Alpujarras – 30 min
The Alpujarra is a natural and historical region in Andalusia, Spain, on the south slopes of the Sierra Nevada and the adjacent valley. The average elevation is 1,200 metres (4,000 ft) above sea level. It extends over two provinces, Granada and Almería; it is sometimes referred to in the plural as “Las Alpujarras”. There are several interpretations of this Arabic-origin name: the most convincing is that it derives from al-basharāt (البَشَرَات), meaning something like “sierra of pastures”. The administrative centre is Órgiva.
The Sierra Nevada runs west-to-east for about 80 km. It includes the highest mountain in mainland Spain: the Mulhacén at 3,479 metres (11,414 ft) As the name implies, it is covered with snow in winter. The snow-melt in the spring and summer allows the southern slopes of the Sierra to remain green and fertile throughout the year, despite the heat of the summer sun. Water emerges from innumerable springs; human intervention has channeled it to terraced plots and to the villages.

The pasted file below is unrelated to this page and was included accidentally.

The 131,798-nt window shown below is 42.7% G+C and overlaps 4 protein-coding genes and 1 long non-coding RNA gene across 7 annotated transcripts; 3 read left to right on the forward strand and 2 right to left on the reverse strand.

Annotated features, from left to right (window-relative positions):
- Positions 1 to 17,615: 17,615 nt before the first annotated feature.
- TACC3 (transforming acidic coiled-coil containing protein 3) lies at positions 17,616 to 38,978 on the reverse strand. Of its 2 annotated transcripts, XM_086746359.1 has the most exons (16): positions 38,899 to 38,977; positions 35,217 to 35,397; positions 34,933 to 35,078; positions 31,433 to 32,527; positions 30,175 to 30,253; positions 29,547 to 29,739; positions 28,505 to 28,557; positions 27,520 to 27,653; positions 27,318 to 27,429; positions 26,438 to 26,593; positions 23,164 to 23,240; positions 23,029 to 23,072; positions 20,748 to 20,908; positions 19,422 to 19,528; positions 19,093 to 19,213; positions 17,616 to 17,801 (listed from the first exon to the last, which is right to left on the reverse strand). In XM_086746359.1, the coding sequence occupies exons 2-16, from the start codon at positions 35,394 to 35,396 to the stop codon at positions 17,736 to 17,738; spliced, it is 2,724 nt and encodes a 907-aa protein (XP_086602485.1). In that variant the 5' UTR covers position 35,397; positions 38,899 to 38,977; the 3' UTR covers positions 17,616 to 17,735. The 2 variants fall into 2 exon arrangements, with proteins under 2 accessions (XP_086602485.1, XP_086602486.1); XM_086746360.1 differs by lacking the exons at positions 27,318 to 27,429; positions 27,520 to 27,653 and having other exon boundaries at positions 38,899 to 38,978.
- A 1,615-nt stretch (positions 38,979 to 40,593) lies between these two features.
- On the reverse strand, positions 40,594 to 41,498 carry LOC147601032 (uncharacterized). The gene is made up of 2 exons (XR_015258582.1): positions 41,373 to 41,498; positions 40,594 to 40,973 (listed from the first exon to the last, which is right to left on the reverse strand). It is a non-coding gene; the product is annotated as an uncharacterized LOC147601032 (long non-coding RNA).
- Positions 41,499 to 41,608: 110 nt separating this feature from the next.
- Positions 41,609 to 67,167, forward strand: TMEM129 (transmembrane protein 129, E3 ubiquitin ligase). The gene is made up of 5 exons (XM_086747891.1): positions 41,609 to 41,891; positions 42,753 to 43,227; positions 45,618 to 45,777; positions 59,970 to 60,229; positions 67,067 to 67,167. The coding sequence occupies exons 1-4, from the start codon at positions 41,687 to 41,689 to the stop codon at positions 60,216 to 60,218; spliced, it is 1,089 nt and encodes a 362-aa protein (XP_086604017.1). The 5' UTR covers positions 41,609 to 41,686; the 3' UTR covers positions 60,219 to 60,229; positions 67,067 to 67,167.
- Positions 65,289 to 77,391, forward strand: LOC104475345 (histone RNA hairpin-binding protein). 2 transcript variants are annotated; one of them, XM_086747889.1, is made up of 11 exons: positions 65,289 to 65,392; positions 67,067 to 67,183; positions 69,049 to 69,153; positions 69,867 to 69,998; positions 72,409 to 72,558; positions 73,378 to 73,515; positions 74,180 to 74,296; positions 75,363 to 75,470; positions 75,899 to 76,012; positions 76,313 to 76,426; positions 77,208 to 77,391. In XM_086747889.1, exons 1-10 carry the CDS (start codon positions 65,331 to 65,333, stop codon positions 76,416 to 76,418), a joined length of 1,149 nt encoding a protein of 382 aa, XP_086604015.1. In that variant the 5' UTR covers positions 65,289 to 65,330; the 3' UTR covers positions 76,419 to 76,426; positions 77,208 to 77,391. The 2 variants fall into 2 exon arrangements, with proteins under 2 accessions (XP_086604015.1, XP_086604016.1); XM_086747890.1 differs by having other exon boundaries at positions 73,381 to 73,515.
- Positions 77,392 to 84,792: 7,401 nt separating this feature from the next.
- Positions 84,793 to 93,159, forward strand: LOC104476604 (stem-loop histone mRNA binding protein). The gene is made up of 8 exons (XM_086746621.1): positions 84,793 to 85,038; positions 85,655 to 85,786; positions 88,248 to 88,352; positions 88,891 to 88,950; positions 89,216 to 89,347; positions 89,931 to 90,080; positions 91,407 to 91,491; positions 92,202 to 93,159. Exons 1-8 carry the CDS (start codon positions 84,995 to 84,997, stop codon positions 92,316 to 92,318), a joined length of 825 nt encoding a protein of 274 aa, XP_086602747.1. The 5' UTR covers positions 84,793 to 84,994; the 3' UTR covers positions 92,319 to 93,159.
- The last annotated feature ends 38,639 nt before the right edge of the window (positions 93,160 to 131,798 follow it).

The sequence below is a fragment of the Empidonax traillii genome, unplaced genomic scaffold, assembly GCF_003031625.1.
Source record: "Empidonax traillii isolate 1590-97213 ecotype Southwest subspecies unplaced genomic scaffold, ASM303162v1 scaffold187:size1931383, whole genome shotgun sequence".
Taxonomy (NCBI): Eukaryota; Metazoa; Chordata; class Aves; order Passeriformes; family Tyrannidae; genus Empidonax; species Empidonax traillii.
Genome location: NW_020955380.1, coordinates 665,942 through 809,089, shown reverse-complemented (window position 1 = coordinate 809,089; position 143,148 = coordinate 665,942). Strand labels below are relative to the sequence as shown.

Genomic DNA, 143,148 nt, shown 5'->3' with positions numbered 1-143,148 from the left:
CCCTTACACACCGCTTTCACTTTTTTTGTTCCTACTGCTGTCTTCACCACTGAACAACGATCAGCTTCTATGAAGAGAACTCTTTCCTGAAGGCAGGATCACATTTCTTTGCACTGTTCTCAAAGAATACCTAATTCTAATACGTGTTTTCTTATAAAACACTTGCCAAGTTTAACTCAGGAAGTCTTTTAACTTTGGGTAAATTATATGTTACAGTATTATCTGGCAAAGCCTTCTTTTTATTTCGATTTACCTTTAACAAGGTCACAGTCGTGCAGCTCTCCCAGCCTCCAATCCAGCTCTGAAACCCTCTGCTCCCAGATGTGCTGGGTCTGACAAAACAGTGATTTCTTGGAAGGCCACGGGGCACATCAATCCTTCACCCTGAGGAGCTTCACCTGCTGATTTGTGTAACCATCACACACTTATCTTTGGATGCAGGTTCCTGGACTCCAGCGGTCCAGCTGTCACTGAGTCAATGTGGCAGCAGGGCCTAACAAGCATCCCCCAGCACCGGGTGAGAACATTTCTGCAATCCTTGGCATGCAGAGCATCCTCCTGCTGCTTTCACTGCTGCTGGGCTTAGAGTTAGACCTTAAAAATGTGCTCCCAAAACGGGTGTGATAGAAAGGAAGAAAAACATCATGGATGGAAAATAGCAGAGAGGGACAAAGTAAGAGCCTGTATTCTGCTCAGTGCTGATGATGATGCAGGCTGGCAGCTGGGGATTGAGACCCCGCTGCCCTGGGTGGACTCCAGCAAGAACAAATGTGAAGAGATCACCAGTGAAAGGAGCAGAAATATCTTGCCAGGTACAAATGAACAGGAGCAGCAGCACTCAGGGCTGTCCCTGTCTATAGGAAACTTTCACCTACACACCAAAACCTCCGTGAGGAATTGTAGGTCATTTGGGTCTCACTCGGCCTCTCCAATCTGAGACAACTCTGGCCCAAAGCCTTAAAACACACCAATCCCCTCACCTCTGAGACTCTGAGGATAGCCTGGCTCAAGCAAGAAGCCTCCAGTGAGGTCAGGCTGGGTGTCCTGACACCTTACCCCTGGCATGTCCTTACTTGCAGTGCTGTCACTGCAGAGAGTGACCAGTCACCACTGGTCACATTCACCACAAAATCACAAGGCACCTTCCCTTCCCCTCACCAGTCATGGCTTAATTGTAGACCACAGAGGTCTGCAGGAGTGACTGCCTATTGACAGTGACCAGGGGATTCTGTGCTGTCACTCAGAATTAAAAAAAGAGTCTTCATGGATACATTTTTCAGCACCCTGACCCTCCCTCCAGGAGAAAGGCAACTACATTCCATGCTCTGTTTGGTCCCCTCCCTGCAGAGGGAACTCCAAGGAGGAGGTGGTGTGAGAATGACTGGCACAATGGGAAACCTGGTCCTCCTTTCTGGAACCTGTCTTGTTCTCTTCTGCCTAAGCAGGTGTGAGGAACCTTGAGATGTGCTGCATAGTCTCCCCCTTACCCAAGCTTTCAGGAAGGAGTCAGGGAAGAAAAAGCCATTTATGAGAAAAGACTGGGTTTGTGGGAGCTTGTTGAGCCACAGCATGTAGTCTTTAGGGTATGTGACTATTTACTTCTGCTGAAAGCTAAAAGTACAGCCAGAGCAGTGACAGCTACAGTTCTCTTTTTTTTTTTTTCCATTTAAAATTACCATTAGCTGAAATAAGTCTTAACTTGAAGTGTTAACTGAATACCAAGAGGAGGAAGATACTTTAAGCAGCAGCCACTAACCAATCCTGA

Olives are grown on the lower slopes, and in the valley below which extends from Órgiva to Cadiar, through which flows the Guadalfeo river. The plentiful water, milder climate, and fertile land favour the cultivation of grapes, citrus, and other fruit. There is also a developing production of wine on the hills between this valley and the sea, and almond trees thrive on its southern slopes. The eastern end of the Alpujarra, towards Ugijar in the province of Almería, is much more arid.